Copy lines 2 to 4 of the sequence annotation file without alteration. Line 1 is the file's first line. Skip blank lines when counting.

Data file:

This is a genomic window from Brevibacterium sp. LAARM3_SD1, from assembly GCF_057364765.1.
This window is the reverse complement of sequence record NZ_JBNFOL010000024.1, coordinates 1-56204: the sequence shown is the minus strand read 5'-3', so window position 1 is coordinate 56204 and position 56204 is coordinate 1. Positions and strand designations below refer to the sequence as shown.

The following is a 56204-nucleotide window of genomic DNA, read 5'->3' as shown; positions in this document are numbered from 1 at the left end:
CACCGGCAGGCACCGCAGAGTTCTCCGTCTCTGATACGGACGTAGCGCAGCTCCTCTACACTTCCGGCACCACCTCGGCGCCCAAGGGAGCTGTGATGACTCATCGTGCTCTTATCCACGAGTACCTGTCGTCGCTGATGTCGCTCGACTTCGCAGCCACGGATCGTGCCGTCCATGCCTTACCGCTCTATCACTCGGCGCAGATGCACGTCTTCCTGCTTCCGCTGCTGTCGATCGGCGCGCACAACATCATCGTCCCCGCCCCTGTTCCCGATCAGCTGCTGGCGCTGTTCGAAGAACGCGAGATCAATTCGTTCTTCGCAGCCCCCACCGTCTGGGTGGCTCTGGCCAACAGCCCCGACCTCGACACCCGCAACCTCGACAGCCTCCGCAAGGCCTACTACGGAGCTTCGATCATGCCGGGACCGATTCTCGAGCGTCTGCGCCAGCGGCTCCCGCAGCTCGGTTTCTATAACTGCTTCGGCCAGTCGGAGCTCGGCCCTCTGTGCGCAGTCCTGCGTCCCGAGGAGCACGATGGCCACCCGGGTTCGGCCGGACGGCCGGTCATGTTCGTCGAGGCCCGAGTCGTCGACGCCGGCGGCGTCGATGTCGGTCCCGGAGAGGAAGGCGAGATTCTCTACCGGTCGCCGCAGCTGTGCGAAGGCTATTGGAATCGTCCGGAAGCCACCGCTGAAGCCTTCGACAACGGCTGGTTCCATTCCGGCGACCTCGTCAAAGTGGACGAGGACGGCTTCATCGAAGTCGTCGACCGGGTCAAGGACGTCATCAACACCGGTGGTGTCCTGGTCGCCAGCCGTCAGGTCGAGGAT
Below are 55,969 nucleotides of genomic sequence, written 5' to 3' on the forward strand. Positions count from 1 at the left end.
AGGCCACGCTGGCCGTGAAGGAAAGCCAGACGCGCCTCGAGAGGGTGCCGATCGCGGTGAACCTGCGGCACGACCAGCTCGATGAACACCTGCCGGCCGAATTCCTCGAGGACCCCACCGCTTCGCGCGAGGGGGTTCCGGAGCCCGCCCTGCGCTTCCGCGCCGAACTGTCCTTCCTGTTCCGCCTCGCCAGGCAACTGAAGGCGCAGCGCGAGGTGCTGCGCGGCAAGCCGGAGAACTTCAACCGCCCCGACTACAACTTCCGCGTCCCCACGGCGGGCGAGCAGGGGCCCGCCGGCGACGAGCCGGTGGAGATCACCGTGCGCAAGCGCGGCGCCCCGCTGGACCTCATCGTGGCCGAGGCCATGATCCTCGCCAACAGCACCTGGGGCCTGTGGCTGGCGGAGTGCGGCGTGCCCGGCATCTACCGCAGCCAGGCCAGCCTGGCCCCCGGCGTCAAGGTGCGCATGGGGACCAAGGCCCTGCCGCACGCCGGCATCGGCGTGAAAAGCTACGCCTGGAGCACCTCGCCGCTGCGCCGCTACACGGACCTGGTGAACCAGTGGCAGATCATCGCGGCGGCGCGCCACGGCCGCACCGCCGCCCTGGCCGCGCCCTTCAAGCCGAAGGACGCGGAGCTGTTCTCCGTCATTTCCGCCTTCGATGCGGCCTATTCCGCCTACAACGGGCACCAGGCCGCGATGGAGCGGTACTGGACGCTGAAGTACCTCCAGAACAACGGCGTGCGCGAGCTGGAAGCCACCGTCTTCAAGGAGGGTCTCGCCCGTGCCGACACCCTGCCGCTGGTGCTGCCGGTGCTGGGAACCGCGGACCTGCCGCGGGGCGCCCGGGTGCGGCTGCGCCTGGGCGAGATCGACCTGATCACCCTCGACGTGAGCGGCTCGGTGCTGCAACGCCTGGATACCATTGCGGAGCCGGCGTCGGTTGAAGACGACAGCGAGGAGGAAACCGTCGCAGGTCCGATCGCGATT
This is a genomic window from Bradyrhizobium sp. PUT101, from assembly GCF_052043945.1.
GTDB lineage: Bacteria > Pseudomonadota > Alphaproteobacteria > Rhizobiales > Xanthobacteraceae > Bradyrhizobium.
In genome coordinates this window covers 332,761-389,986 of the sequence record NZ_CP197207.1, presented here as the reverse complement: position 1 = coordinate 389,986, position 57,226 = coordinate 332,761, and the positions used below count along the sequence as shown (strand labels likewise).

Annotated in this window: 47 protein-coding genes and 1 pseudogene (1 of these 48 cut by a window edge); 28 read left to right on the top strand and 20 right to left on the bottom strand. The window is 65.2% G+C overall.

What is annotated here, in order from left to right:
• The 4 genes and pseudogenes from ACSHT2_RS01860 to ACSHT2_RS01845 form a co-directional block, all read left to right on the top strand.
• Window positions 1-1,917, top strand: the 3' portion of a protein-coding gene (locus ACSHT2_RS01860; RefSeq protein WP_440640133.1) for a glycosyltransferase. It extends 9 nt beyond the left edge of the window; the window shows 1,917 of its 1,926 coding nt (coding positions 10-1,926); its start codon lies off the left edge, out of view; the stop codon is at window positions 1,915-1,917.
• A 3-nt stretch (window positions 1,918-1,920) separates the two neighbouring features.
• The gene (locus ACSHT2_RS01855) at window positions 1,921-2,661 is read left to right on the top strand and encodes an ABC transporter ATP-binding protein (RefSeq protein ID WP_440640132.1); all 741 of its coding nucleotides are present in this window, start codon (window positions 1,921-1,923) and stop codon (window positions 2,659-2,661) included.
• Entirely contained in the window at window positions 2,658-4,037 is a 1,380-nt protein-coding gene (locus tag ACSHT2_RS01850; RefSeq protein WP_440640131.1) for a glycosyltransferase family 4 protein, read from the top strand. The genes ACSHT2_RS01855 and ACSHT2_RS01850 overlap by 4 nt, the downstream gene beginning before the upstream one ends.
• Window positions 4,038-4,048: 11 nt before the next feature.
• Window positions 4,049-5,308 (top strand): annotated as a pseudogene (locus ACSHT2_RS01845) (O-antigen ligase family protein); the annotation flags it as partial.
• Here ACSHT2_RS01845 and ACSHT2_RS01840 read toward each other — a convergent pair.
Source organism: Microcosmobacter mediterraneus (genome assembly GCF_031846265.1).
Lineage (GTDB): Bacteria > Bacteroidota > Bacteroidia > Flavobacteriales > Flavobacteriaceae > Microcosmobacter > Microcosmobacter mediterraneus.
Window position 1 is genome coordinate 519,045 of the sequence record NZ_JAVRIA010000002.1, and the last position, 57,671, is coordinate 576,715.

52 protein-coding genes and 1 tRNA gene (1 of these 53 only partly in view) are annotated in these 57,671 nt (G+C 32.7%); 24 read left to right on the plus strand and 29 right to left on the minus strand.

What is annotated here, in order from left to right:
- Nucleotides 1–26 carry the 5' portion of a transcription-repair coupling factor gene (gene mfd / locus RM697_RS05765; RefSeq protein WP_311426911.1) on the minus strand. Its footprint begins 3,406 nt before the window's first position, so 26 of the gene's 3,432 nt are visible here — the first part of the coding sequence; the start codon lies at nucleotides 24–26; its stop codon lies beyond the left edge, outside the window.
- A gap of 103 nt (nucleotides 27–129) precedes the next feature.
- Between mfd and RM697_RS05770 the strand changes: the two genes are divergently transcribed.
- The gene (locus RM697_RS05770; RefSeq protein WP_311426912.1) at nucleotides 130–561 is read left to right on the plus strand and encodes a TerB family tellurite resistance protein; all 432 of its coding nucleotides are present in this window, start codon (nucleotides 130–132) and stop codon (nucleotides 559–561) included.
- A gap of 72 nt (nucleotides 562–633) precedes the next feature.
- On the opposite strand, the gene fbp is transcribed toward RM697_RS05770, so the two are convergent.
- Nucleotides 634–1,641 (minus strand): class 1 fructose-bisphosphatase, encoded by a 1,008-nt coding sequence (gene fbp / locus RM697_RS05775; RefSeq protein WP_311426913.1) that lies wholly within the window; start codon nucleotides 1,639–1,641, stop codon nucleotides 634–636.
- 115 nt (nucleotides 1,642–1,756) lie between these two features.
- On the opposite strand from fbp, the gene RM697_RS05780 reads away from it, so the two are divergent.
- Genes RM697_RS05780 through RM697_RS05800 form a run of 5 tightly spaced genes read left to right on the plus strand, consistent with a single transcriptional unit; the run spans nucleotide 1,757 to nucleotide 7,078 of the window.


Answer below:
This window is the reverse complement of sequence record NZ_JBNFOL010000024.1, coordinates 1-56204: the sequence shown is the minus strand read 5'-3', so window position 1 is coordinate 56204 and position 56204 is coordinate 1. Positions and strand designations below refer to the sequence as shown.

The following is a 56204-nucleotide window of genomic DNA, read 5'->3' as shown; positions in this document are numbered from 1 at the left end:
CACCGGCAGGCACCGCAGAGTTCTCCGTCTCTGATACGGACGTAGCGCAGCTCCTCTACACTTCCGGCACCACCTCGGCGCCCAAGGGAGCTGTGATGACTCATCGTGCTCTTATCCACGAGTACCTGTCGTCGCTGATGTCGCTCGACTTCGCAGCCACGGATCGTGCCGTCCATGCCTTACCGCTCTATCACTCGGCGCAGATGCACGTCTTCCTGCTTCCGCTGCTGTCGATCGGCGCGCACAACATCATCGTCCCCGCCCCTGTTCCCGATCAGCTGCTGGCGCTGTTCGAAGAACGCGAGATCAATTCGTTCTTCGCAGCCCCCACCGTCTGGGTGGCTCTGGCCAACAGCCCCGACCTCGACACCCGCAACCTCGACAGCCTCCGCAAGGCCTACTACGGAGCTTCGATCATGCCGGGACCGATTCTCGAGCGTCTGCGCCAGCGGCTCCCGCAGCTCGGTTTCTATAACTGCTTCGGCCAGTCGGAGCTCGGCCCTCTGTGCGCAGTCCTGCGTCCCGAGGAGCACGATGGCCACCCGGGTTCGGCCGGACGGCCGGTCATGTTCGTCGAGGCCCGAGTCGTCGACGCCGGCGGCGTCGATGTCGGTCCCGGAGAGGAAGGCGAGATTCTCTACCGGTCGCCGCAGCTGTGCGAAGGCTATTGGAATCGTCCGGAAGCCACCGCTGAAGCCTTCGACAACGGCTGGTTCCATTCCGGCGACCTCGTCAAAGTGGACGAGGACGGCTTCATCGAAGTCGTCGACCGGGTCAAGGACGTCATCAACACCGGTGGTGTCCTGGTCGCCAGCCGTCAGGTCGAGGAT